Concurring Opinions, via Instapundit, writes in favor of Net Neutrality — a key issue, and one that affects the ability of everyone in the world to get his thoughts on the Internet, as well as for everyone else to read them. But, of course, someone has to pay for everything. Some of the ones paying are inclined not to provide quite so much free-riding on the system as is available to you and me right now. As Frank Pasquale notes, considering Lawrence Tribe’s recent pronouncements on the subject:
Many First Amendment absolutists [such as Tribe] would like to see it eviscerate the public’s rights to privacy and cultural self-determination.
Now, I get the point: Tribe says, if the First Amendment says that, say, a parade organizer has the right to decide who marches in his parade, why doesn’t a broadband owner have a right to govern which electrons march in his? The analogy is pretty lame; if a parade is indeed protected speech, a copper wire certainly isn’t. (In other words it has no message of its own; it is only a medium.) But that sentence was troubling. I wrote in the comments:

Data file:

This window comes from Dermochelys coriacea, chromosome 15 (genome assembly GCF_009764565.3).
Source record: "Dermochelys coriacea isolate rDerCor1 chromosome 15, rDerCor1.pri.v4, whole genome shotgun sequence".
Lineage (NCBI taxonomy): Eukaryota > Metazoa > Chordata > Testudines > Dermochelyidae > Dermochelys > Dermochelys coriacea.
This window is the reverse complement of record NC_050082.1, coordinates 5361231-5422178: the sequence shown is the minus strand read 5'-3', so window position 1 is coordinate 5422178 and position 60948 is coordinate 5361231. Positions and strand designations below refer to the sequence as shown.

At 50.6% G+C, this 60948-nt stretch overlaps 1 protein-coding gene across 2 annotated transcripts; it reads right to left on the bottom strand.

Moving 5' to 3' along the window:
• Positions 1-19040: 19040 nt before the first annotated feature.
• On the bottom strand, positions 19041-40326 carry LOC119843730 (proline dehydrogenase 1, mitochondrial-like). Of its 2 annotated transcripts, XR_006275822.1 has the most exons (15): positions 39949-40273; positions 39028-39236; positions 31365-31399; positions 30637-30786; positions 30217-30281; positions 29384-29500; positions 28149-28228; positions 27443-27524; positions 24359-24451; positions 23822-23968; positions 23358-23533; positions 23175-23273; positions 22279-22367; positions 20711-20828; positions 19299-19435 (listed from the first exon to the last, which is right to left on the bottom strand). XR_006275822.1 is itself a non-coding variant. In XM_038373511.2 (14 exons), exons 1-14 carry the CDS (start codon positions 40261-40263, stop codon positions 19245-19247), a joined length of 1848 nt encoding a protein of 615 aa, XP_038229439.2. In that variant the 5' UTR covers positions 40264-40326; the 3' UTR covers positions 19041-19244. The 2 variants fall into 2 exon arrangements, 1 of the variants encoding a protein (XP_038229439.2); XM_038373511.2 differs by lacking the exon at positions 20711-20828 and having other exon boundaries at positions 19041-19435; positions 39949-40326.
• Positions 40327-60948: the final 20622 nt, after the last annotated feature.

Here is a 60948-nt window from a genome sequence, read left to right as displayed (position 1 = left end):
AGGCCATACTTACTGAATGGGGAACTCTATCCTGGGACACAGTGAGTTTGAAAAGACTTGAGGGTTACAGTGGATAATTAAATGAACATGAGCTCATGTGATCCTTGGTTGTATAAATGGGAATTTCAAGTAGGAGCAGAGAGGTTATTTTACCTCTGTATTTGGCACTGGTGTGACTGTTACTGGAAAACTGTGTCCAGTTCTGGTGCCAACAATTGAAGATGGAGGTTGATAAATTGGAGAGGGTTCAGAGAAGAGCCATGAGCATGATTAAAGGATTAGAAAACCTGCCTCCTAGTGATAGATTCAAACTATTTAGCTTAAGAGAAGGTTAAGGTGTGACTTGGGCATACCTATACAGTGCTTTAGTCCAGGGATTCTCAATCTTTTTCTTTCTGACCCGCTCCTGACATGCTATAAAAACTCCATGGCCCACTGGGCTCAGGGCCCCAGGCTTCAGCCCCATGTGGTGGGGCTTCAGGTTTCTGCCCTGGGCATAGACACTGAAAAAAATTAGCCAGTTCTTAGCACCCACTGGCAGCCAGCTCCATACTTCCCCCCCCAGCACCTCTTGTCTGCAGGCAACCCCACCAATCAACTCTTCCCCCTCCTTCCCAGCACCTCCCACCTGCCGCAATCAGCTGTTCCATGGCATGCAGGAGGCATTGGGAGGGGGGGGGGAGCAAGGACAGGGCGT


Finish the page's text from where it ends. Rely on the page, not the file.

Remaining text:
Notwithstanding the characterization (“eviscerate”), this sentence names three competing “rights”: Free speech, privacy and cultural self-determination. For 20 points, how many of those rights are in the Constitution?
I count one. Now, I love Net Neutrality. And I am not an expert on the competing constitutional interests at stake — which, let’s face it, are already far-fetched analogies to anything the framers of the Constitution could ever have contemplated regarding free speech. But we’ll have to do a lot better preserving it than positing either a right to privacy, itself only the product of those famous emanations, or “cultural self-determination,” as worthy of offsetting what may or may not be legitimate First Amendment rights.
(First posted on Likelihood of Success.)